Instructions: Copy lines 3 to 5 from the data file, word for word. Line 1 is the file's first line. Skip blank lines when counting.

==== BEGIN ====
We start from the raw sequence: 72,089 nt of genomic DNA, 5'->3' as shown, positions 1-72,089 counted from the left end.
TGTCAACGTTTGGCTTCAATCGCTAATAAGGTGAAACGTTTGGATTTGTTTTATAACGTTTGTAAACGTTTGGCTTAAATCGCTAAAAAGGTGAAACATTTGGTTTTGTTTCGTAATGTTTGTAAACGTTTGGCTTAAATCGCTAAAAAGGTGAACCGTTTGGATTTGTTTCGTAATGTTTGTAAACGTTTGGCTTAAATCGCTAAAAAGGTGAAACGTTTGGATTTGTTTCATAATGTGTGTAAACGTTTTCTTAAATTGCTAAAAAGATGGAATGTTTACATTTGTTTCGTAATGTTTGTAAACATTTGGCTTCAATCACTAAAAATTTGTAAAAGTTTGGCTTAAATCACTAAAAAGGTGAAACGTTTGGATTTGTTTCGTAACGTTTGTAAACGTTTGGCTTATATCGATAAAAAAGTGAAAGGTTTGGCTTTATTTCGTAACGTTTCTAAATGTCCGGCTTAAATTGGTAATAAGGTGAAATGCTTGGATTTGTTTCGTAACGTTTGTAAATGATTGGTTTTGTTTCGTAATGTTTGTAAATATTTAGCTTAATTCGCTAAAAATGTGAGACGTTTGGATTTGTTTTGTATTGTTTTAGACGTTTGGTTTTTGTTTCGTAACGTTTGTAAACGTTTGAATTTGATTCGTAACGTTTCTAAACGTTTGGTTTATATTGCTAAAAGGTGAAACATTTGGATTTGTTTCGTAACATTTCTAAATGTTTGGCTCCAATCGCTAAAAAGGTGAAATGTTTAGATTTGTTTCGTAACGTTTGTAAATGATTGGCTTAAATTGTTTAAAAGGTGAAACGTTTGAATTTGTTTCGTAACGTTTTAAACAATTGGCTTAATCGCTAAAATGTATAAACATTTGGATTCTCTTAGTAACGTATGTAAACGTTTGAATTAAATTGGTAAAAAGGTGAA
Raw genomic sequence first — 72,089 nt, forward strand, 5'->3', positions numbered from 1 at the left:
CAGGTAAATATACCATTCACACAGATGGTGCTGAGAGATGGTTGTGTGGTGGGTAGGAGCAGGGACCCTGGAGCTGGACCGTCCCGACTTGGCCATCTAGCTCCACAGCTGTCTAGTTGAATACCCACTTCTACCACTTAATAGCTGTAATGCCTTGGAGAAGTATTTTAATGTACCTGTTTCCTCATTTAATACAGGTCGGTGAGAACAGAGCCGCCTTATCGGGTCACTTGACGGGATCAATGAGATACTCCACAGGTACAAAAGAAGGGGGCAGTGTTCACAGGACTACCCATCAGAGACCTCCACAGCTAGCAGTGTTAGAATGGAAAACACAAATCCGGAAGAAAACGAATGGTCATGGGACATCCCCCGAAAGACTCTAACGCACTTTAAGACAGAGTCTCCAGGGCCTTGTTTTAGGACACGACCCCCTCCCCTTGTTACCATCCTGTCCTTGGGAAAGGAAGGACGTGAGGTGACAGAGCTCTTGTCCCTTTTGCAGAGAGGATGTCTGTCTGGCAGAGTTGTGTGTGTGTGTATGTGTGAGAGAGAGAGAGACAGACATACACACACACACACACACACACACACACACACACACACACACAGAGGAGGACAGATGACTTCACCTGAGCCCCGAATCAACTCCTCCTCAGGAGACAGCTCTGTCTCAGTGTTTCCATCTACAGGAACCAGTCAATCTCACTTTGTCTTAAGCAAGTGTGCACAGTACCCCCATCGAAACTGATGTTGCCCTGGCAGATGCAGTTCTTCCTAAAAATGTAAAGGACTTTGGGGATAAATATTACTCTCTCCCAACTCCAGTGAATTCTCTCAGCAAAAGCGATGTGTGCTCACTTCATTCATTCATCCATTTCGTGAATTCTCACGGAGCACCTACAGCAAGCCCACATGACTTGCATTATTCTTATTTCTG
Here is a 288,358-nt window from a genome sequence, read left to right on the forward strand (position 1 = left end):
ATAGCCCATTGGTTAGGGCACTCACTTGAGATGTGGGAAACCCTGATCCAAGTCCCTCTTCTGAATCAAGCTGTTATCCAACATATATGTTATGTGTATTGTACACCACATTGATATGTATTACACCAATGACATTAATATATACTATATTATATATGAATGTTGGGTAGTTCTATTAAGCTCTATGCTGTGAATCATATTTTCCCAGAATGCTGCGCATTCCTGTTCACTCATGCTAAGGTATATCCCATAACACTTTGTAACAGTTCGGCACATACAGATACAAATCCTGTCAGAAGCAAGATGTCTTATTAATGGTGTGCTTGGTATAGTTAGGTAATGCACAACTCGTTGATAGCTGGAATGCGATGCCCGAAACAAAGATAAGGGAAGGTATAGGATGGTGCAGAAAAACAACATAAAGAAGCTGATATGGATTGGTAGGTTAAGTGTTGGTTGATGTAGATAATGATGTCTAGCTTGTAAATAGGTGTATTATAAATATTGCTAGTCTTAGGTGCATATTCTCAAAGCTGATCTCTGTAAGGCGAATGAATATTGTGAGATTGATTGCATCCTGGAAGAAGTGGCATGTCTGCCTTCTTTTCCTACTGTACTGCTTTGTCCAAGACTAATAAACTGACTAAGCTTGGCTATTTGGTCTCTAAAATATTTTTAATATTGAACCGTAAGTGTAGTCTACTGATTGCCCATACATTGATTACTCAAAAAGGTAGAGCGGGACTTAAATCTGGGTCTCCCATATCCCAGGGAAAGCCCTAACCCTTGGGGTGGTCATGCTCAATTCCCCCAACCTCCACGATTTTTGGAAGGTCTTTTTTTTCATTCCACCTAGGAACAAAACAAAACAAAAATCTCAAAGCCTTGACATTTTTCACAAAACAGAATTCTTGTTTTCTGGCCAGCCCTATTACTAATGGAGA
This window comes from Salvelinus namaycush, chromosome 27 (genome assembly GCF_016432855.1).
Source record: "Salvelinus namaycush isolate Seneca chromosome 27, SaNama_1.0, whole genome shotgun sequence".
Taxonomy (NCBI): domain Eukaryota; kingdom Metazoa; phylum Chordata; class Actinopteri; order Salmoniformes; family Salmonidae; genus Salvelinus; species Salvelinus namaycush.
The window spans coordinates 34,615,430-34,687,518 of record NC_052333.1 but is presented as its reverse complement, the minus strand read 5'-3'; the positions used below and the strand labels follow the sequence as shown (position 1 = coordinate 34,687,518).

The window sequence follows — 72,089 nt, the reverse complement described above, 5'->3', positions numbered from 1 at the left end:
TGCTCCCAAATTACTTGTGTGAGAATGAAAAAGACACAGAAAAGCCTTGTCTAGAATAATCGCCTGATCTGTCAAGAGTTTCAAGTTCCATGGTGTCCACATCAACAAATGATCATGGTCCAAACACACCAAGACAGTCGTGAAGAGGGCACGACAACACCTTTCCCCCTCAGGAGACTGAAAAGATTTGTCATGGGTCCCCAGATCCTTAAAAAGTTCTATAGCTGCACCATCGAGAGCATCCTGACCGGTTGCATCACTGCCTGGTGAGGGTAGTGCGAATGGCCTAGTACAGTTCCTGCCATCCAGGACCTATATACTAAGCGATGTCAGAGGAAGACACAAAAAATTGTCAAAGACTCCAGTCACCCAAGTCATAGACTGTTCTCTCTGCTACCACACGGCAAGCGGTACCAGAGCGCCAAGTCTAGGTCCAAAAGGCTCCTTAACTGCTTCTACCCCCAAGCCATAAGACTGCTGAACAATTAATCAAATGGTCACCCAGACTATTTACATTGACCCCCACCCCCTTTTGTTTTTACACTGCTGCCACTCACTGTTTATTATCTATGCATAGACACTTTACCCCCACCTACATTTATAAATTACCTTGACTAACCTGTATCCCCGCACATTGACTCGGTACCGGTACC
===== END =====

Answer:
Raw genomic sequence first — 72,089 nt, forward strand, 5'->3', positions numbered from 1 at the left:
CAGGTAAATATACCATTCACACAGATGGTGCTGAGAGATGGTTGTGTGGTGGGTAGGAGCAGGGACCCTGGAGCTGGACCGTCCCGACTTGGCCATCTAGCTCCACAGCTGTCTAGTTGAATACCCACTTCTACCACTTAATAGCTGTAATGCCTTGGAGAAGTATTTTAATGTACCTGTTTCCTCATTTAATACAGGTCGGTGAGAACAGAGCCGCCTTATCGGGTCACTTGACGGGATCAATGAGATACTCCACAGGTACAAAAGAAGGGGGCAGTGTTCACAGGACTACCCATCAGAGACCTCCACAGCTAGCAGTGTTAGAATGGAAAACACAAATCCGGAAGAAAACGAATGGTCATGGGACATCCCCCGAAAGACTCTAACGCACTTTAAGACAGAGTCTCCAGGGCCTTGTTTTAGGACACGACCCCCTCCCCTTGTTACCATCCTGTCCTTGGGAAAGGAAGGACGTGAGGTGACAGAGCTCTTGTCCCTTTTGCAGAGAGGATGTCTGTCTGGCAGAGTTGTGTGTGTGTGTATGTGTGAGAGAGAGAGAGACAGACATACACACACACACACACACACACACACACACACACACACACACAGAGGAGGACAGATGACTTCACCTGAGCCCCGAATCAACTCCTCCTCAGGAGACAGCTCTGTCTCAGTGTTTCCATCTACAGGAACCAGTCAATCTCACTTTGTCTTAAGCAAGTGTGCACAGTACCCCCATCGAAACTGATGTTGCCCTGGCAGATGCAGTTCTTCCTAAAAATGTAAAGGACTTTGGGGATAAATATTACTCTCTCCCAACTCCAGTGAATTCTCTCAGCAAAAGCGATGTGTGCTCACTTCATTCATTCATCCATTTCGTGAATTCTCACGGAGCACCTACAGCAAGCCCACATGACTTGCATTATTCTTATTTCTG
Here is a 288,358-nt window from a genome sequence, read left to right on the forward strand (position 1 = left end):